International Justice Monitor

A project of the Open Society Justice Initiative

Psychiatrist Says Ongwen’s ‘Resilience’ Should be Taken into Account When ICC Considers Judgement

A psychiatrist called by the prosecution told the International Criminal Court (ICC) that the fact Dominic Ongwen was abducted as a child and survived for decades in the Lord’s Resistance Army (LRA) should be taken into account when judges determine his innocence or guilt.

Catherine Abbo, however, told the court that Ongwen did not have a mental disorder between 2002 and 2005, which is the period that covers the charges against him. Abbo testified between March 26 and March 28.

Ongwen has been charged with 70 counts of war crimes and crimes against humanity allegedly committed in northern Uganda. As a commander of the LRA, Ongwen is alleged to have been involved in attacks on four camps for internally displaced people, and … Continue Reading

Leave a comment

Witness Testimony Resumes after Defense Lawyers Unsuccessfully Try to Remove Judge from Molina Theissen Case

On Monday, April 9, defense lawyers filed a recusal motion against Presiding Judge Pablo Xitumul, who is overseeing the Molina Theissen trial before High Risk Tribunal “C.” They claimed that Judge Xitumul’s father had been forcibly disappeared and that the Forensic Anthropology Foundation of Guatemala (FAFG) found his body in 2003 at a military base in Rabinal, Alta Verapaz. The court agreed to hear the arguments of the parties on the motion but ultimately ruled that the defense lawyers failed to demonstrate that there was any connection.

It remains unclear whether Judge Xitumul’s father was forcibly disappeared and whether his remains were found in 2003 as the defense lawyers claim.

Judge’s Father: Victim of Enforced Disappearance?

Jorge Lucas Cerna, son of and lawyer … Continue Reading

Leave a comment

“I Choose to Live:” Emma Molina Theissen Testifies in High-Stakes Guatemala Trial

The Molina Theissen trial continued in Guatemala City on April 2 and 3, 2018. The highly anticipated testimony of Emma Molina Theissen was heard on April 3, as well as an expert on military archives and strategy, Mario Tulio Álvarez. On April 2, psychologist Jorge de la Peña Martínez testified about the how the torture and sexual abuse endured by Emma Molina Theissen while in military detention affected her physically and psychologically. During her interrogations by the military, he said, “They physically attacked her; they deprived her of food and water; and they repeatedly raped her, all with the objective of destroying her psychologically, socially, and morally.”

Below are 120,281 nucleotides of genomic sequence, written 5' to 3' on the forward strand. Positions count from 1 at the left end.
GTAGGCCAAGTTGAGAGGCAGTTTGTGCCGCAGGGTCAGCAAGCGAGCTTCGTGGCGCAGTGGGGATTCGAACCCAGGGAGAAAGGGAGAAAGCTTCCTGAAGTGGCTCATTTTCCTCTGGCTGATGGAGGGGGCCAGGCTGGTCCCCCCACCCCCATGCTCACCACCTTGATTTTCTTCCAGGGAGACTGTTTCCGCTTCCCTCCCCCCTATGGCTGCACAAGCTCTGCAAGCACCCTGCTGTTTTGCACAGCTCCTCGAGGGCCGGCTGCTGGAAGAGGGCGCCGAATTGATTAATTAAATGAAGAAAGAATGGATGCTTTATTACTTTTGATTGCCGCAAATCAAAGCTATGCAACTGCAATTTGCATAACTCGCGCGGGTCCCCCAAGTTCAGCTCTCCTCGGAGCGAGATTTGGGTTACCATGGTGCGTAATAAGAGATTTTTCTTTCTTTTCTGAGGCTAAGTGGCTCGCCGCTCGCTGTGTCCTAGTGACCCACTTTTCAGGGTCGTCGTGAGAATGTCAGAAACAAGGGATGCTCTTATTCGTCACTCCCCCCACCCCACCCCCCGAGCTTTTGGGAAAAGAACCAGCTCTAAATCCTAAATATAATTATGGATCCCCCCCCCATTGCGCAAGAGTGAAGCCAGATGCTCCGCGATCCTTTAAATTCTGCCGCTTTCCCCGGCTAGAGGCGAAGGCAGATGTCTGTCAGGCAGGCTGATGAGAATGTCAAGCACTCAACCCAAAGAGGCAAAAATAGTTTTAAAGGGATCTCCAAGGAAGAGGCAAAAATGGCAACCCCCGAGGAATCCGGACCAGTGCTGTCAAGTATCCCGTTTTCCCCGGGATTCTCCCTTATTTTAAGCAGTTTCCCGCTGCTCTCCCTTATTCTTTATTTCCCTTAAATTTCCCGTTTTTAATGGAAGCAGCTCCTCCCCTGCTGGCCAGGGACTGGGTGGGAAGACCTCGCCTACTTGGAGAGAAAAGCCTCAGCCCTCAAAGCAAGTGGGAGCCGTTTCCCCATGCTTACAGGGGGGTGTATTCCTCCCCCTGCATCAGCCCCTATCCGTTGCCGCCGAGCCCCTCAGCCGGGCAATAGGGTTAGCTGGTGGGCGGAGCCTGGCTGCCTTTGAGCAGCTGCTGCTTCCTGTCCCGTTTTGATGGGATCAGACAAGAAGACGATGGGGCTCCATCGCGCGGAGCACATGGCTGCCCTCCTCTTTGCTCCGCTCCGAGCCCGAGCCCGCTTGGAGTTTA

Psychological expert: “The torture and sexual violence Emma experienced left a permanent mark on … Continue Reading

Leave a comment

La défense de M. Ntaganda conclut la présentation de ses moyens après avoir appelé 19 témoins

Les avocats de l’accusé de crimes de guerre Bosco Ntaganda ont conclu la présentation de leurs moyens après avoir appelé 19 témoins à témoigner devant la Cour pénale internationale (CPI). Le nombre de témoins qui ont apporté un témoignage en faveur de l’ancien commandant rebelle congolais est bien plus faible que les 111 personnes que la défense avait précédemment indiqué vouloir appeler.

Selon l’avocat de la défense Stéphane Bourgon, la défense a appelé quatre témoins qui ont apporté une déposition orale au siège de la Cour et huit autres témoins qui ont témoigné à distance par le biais d’un lien vidéo. Parmi ces témoins figurait M. Ntaganda, qui a témoigné pendant près de 120 heures sur une période de six semaines.

De plus, les témoignages de sept … Continue Reading

Leave a comment

Ntaganda Defense Closes Its Case After Calling 19 Witnesses

Lawyers for war crimes accused Bosco Ntaganda have closed their case after calling 19 witnesses to testify at the International Criminal Court (ICC). The number of witnesses who gave evidence for the former Congolese rebel commander is much lower than the 111 individuals whom the defense had earlier indicated it would call.

According to defense lawyer Stéphane Bourgon, the defense called four witnesses that testified orally at the seat of the court in The Hague and another eight who testified remotely through the use of video link. Among the witnesses was Ntaganda himself, who testified for up to 120 hours over six weeks.

In addition, the evidence of seven defense witnesses was admitted through Rule 68 of the court’s Rules of Procedure … Continue Reading